Why is skepticism primarily a male thing?

Looking at survey data sociologists present about religion and secularity, I find the gender differences that show up to be rather striking. Among skeptics of religion, men invariably outnumber women. A typical statistic might have that in a given population of people identifying themselves as religious nonbelievers, 60% are men and 40% women.

Interpreting such data is always difficult. On one of the articles I just read, I ran into a comment tying this gender imbalance to males being more likely to challenge social authority. Maybe so, but that just pushes the question back a stage. And I have my doubts as well. The same sort of gender difference also shows up in surveys of paranormal beliefs not associated with mainstream religion—but only in paranormal beliefs that are overtly “spiritual” in character. UFOs as alien spacecraft, for example, seems to be more of a male belief.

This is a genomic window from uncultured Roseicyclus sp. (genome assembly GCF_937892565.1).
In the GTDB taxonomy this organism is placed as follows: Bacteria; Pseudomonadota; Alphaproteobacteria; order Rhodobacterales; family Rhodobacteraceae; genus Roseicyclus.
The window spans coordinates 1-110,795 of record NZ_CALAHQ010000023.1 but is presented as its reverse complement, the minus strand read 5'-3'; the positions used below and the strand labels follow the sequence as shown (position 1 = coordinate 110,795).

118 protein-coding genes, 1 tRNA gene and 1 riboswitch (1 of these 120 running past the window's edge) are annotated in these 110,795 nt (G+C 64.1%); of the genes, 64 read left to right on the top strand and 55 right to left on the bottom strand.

So what’s going on? What are the causes behind this reliable (it seems) result that women are more spiritual/religious, and men overrepresented among skeptics?

I can speculate easily enough. I expect, for example, that the more domestic orientation of traditional women’s roles has something to do with it, generating more female support for religion as an institution bolstering family and social stability. The more relevant variable is perhaps not gender but relative social privilege. After all, socioeconomically more disadvantaged populations tend to be more religious.

But I don’t know of any substantial research proposing a detailed causal explanation. (Please tell me about it if you know.)

The association of nonbelief with relative privilege raises some interesting questions in any case. Moral critics of religion make much of how religion is correlated with social conservatism (another reliable survey result, by the way), hoping that a decline in the social power of supernatural beliefs will have emancipatory effects. Yet groups that are disadvantaged also tend to be more religious, perhaps because they have a greater need to rely on networks of social solidarity, and religion often seems to be central to human social cohesion.